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Cheaper Component to S-Video Converter - Page 22

post #631 of 694
Watching the HD feed, you will get a better picture from TCMHD. Recording 4x3 films in SD, you will get a sharper picture from TCM SD.
post #632 of 694
Originally Posted by kjbawc View Post

Watching the HD feed, you will get a better picture from TCMHD. Recording 4x3 films in SD, you will get a sharper picture from TCM SD.

Of course, their primary focus is on older films. I record from them a lot, with the bulk of it running from the silent era through the late 1950s, and most of that is in B&W. I've only seen their SD service. Could it be sharper in some instances ? Sure. But it's usually just fine.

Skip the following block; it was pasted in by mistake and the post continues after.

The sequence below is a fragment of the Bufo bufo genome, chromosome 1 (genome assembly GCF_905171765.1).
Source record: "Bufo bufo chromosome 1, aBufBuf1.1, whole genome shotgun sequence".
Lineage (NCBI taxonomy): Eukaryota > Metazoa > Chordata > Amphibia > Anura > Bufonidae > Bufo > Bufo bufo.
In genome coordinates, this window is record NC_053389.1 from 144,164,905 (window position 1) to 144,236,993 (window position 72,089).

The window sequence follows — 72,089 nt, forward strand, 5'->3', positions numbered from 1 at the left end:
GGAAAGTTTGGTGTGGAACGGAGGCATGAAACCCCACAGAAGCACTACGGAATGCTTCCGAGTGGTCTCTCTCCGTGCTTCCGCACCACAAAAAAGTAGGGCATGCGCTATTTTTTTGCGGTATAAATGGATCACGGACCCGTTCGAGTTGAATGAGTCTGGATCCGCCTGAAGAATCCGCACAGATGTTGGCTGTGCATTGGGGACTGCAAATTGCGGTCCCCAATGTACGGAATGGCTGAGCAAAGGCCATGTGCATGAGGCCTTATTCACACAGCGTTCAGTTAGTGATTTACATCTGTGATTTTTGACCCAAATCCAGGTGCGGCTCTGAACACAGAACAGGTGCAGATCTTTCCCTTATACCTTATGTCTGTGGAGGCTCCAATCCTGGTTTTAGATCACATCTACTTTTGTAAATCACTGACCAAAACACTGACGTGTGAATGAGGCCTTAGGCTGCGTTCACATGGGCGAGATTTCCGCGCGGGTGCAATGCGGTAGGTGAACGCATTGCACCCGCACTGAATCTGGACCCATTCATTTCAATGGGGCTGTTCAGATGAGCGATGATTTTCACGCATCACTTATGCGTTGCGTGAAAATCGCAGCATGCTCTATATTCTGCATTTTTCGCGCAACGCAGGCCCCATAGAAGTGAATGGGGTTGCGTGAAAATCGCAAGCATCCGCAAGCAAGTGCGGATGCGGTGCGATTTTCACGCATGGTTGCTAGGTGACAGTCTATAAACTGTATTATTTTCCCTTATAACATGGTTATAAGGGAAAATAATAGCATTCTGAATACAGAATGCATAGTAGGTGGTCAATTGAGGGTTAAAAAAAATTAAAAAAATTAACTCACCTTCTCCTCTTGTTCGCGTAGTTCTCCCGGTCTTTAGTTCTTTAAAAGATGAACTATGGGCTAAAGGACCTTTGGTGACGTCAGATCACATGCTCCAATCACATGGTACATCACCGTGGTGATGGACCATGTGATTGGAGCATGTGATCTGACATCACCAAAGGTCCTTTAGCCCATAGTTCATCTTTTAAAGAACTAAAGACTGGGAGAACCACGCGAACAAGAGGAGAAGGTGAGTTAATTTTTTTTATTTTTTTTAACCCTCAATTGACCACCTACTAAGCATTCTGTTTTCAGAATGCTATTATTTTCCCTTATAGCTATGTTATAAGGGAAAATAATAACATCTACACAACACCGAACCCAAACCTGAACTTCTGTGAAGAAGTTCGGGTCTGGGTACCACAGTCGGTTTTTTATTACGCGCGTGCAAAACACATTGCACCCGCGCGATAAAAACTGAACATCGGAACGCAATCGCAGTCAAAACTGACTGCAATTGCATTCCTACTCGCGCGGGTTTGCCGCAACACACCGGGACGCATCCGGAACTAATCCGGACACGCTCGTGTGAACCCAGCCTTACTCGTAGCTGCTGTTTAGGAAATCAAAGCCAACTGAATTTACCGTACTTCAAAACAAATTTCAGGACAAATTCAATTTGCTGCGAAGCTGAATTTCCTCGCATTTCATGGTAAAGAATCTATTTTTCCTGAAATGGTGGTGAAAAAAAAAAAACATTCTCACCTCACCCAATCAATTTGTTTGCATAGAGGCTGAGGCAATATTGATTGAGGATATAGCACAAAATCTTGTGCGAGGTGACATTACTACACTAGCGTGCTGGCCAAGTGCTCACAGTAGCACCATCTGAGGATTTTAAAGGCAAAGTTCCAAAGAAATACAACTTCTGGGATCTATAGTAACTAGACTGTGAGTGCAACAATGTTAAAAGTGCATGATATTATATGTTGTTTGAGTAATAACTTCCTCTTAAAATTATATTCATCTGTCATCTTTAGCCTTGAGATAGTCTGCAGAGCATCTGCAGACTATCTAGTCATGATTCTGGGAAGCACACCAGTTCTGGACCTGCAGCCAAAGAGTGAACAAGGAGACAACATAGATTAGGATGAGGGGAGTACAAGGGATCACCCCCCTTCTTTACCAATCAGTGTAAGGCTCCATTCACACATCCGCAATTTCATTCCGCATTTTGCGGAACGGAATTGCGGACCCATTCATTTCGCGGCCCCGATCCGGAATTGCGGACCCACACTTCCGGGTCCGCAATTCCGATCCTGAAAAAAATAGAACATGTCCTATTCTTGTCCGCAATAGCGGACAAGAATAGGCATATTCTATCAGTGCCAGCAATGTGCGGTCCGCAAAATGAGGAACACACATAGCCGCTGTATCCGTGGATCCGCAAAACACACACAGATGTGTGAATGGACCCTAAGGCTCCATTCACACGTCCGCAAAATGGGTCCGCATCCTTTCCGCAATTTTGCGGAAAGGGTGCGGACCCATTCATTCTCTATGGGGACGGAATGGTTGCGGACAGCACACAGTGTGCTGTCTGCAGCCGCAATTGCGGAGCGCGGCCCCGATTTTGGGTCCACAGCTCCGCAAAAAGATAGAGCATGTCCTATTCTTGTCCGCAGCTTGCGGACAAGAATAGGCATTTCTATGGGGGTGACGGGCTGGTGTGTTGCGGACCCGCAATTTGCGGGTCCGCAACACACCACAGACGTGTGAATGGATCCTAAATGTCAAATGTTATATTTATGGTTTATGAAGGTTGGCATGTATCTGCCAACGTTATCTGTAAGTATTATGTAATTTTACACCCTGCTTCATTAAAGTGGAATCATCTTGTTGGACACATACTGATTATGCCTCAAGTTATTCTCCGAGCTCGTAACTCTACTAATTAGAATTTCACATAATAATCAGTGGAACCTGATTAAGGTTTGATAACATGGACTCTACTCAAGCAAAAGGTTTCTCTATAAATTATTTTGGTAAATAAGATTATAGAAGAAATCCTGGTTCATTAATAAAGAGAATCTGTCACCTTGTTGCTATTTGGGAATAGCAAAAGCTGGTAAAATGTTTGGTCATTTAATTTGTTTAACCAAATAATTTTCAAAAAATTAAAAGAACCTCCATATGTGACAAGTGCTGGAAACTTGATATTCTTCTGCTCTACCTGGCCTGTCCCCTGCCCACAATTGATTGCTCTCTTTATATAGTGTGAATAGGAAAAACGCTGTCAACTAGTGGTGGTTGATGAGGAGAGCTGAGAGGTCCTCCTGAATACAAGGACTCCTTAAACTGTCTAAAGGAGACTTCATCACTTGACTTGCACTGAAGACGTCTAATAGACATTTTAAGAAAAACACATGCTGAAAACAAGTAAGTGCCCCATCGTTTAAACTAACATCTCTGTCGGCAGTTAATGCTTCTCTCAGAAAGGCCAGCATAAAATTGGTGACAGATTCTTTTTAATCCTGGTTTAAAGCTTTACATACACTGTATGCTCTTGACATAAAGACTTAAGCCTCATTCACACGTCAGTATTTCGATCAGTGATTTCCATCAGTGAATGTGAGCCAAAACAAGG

They really have no serious competition as a source for most of these films. As a film buff, one thing that is more likely to bug me is when IMDB shows a running time 5, 9, or 12 minutes longer than the print TCM has . . . when the one they have access to is likely to be among the best available.

Another good channel worthy of your attention is SCIN -- Starz Cinema International.
post #633 of 694
I was wondering does anyone know if converting HDMI down to s-vid either in one or 2 converters would give a better result than down converting component or even just using s-video straight out the source (if available)? I was wondering if if starting with 1080 HDMI first up which is good quality that you may get a better end result? At least if you use good convertes i guess. I am at the point where i am collecting a few different converters, Cant keep putting it off. I think 2013 is the year where everything ends up HDMI only for outputs, at least for brand name stuff. You cant tell me they are not including component outs to save costs. The authorites are telling manufacturers HDMI only!. At least people reading this thread can be prepared.
post #634 of 694